yes, you can use a 29 gauge/'1/2" syringe!

Discuss yes, you can use a 29 gauge/'1/2" syringe! at the Steroid Forum; Originally Posted by solo47 For Millard & Bill. I have tried to inject oils through a 29 g and found ...

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  #31  
Old 09-12-2010, 11:28 PM
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Default Re: yes, you can use a 29 gauge/'1/2" syringe!

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Originally Posted by solo47 View Post
For Millard & Bill. I have tried to inject oils through a 29 g and found it next to impossible. I'm saying I could not do it w/o extreme thumb pressure over a ridiculously extended time period, and that made it tough to hold the needle steady. It may be that I just tired my thumb out or that I had extra thick oil, but, as Buddy said, the 25 g was as high as I could reasonably go — and that took way too fucking long.

Plus 1/2" is too short to make sure all the oil stays in one's muscle (for anywhere but one's rib cage, pecs, or abs).

23g & 1.5" deep into the tissue makes for a happy BB who never wastes his product.

This is all my opinion, of course, but it is an experienced opinion.

Solo
Could not agree more.

My opinion is not based on as much experience as solo's is, but we have still certainly come to the same conclusion. I find BR's time-scale of 30sec MUCH more applicable to the use of a 25g needle. And to be honest, 30sec would almost be a record time if I were to use a 25g. Even the gear that I've had which is suspended in EO, takes a good 30sec to push through a 25g.

I will admit, I have never tried to use a 29g, but I have used 22's and the jump between the pressure required to push 1cc through a 22 compared to a 25, causes me to shudder when I think of the time necessary to push 1cc through a 29. I can only imagine
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  #32  
Old 09-13-2010, 01:17 AM
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Default Re: yes, you can use a 29 gauge/'1/2" syringe!

The problem is, your imagination is incorrect.

Dan Duchaine had the same problem. He rejected the experience-based fact that it is just as easy to push through a 29 gauge as a 25 -- because he had this model in his mind that that could not be so -- and he did not understand the hydraulic principles involved. I had only one conversation with him on this but it was fruitless.

So, you're not alone in finding it impossible to believe.

However, since apparently you're not accepting the experience based fact and don't seem interested in seeing for yourself, here's the hydraulics explanation:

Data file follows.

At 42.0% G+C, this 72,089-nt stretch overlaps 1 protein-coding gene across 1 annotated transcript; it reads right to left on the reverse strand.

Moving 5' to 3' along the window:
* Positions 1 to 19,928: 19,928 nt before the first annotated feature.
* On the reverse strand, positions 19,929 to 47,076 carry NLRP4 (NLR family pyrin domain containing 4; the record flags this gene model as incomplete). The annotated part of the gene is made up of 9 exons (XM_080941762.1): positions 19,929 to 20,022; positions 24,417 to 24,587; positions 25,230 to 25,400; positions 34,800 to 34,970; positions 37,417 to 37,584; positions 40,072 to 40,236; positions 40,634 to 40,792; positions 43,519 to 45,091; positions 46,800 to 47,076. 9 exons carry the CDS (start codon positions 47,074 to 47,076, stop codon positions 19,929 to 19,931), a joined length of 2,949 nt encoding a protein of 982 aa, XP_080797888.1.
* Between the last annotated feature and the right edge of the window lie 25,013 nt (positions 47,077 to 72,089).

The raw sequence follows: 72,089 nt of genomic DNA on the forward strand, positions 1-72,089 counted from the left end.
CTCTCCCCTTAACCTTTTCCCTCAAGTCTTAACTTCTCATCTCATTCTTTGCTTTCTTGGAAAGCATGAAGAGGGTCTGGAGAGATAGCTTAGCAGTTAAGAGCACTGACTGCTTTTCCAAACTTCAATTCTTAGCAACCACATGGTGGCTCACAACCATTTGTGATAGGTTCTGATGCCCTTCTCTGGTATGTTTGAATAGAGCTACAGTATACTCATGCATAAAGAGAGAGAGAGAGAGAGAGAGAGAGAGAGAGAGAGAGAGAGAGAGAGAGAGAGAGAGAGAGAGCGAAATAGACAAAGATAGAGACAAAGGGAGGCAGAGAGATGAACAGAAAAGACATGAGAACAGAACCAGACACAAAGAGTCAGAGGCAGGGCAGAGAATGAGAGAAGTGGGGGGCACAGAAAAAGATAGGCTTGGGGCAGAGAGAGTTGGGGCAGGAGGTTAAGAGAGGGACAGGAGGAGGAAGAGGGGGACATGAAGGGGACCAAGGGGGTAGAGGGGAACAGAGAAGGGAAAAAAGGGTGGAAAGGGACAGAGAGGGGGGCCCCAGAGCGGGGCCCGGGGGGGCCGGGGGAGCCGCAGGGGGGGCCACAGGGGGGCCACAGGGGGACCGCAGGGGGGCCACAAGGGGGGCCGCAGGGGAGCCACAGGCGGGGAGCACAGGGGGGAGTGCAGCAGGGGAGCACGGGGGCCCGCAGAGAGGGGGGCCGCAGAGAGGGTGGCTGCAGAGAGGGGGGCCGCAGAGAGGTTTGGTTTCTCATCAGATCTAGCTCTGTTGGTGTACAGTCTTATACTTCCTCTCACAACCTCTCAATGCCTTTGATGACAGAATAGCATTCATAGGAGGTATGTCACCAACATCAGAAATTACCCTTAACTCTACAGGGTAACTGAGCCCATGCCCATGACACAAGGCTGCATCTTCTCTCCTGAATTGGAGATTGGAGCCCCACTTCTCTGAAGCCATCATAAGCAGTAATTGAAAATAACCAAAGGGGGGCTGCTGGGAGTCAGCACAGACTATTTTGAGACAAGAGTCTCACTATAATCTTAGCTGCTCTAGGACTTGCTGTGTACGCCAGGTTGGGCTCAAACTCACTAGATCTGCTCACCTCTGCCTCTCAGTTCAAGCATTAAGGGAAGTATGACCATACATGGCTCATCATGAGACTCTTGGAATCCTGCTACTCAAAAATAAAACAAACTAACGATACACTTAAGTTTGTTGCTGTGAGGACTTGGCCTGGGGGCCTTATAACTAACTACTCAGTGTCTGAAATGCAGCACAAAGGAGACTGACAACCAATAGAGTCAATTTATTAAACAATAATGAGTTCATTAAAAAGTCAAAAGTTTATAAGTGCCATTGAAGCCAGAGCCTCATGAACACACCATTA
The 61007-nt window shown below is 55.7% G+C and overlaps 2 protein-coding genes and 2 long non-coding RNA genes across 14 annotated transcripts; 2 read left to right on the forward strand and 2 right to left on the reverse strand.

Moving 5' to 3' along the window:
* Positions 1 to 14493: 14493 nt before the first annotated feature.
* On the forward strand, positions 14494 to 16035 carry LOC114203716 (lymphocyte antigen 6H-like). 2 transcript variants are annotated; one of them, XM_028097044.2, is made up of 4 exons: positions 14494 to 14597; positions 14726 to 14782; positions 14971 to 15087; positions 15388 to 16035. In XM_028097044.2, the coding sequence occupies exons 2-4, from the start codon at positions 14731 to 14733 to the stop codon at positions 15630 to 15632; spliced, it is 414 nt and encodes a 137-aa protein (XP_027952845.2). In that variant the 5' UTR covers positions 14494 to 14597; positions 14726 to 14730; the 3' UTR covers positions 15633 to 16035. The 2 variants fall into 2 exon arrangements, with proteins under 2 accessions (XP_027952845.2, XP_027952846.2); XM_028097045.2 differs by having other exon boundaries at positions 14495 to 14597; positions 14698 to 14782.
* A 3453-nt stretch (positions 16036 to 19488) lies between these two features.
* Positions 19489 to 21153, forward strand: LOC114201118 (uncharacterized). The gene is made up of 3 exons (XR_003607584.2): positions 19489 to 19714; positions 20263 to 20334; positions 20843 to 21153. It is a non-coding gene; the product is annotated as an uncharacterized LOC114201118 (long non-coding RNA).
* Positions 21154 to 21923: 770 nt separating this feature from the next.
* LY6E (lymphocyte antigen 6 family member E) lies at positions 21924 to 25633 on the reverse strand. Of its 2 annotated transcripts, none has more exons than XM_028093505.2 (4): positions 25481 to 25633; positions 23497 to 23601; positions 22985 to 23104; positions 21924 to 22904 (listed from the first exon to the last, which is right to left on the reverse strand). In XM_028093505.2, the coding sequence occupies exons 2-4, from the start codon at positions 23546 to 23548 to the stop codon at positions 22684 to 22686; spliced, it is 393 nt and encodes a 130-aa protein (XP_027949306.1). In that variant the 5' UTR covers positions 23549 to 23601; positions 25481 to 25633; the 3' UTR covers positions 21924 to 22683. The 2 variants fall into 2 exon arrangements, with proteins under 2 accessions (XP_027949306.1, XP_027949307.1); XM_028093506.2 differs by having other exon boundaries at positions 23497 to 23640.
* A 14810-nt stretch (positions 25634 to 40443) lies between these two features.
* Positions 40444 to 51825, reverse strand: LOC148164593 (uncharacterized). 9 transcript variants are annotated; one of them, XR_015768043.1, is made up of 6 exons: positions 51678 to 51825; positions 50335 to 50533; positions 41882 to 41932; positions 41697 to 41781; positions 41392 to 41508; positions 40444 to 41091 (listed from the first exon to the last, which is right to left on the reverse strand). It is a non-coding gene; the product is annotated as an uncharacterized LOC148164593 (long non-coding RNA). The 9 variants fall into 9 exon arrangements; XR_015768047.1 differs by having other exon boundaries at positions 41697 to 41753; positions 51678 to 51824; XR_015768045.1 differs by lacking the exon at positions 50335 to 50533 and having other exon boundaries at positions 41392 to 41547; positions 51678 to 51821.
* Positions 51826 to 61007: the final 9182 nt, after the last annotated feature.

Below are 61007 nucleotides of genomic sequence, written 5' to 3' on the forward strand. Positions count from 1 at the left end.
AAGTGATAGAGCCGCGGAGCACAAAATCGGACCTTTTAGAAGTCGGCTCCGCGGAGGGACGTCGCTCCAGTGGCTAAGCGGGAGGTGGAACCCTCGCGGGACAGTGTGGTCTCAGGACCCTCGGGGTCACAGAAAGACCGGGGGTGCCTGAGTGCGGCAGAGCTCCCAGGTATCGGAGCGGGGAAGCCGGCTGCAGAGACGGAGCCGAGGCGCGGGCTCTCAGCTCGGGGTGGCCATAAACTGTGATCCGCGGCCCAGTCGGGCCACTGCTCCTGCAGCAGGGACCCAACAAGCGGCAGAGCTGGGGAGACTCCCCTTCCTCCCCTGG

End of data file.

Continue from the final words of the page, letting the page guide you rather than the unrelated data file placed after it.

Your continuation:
The pressure required at the plunger is the product of the pressure of the fluid and the area of the plunger.

The 29 gauge has a far smaller plunger area than does the 25 gauge.

The result is, that while your view that a higher oil pressure is required for any given flow rate is quite correct, the smaller plunger gives that higher oil pressure without any more plunger pressure (force of the thumb) being required.
Because the higher oil pressure is acting against a smaller plunger area, thus giving no greater resistive force.

You know, it was many, many centuries after Aristotle figured in his head that big rocks HAD to drop faster than smaller rocks, because that was just logical after all, before anyone got the idea to actually try it to see what was right. So there is a human prejudice to stick with models-in-the-head even when that should not be done, due both to the theory being wrong and the facts being different.

It really is not valid to stick with what "seems" to be right according to a model in the head when there is both good reason why it is not so and there is a vast base of experience showing that it's not so.

It doesn't take more thumb pressure to use a 29 gauge than a 25.

Rather than trying to imagine it, actually trying it would be the way to know.
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  #33  
Old 09-13-2010, 01:42 AM
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Default Re: yes, you can use a 29 gauge/'1/2" syringe!

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Originally Posted by Bill Roberts View Post
Rather than trying to imagine it, actually trying it would be the way to know.
And rather than retorting like a child, actually responding in a manner helpful to the forum would be ideal. I too have tried to draw thru a 29g slin with no avail. Maybe the viscosity of my gear is too high, maybe i'm doing it wrong.
Bill, is there a certain way that you draw with a slin pin that differs from larger guages? I have heard that some remove the plunger and fill the barrel using another syringe...your thought on this method? I, and I'm sure may others, would rather use a slin pin any day over a larger pin. Apparently we are not going about the injection correctly. Your insight would be appreciated.

MAYO
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  #34  
Old 09-13-2010, 05:10 AM
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Default Re: yes, you can use a 29 gauge/'1/2" syringe!

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Originally Posted by MAYO View Post
Bill, is there a certain way that you draw with a slin pin that differs from larger guages? I have heard that some remove the plunger and fill the barrel using another syringe...your thought on this method? I, and I'm sure may others, would rather use a slin pin any day over a larger pin. Apparently we are not going about the injection correctly. Your insight would be appreciated.

MAYO
You don't draw with the slin pin. You backload it as you described.
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  #35  
Old 09-13-2010, 05:19 AM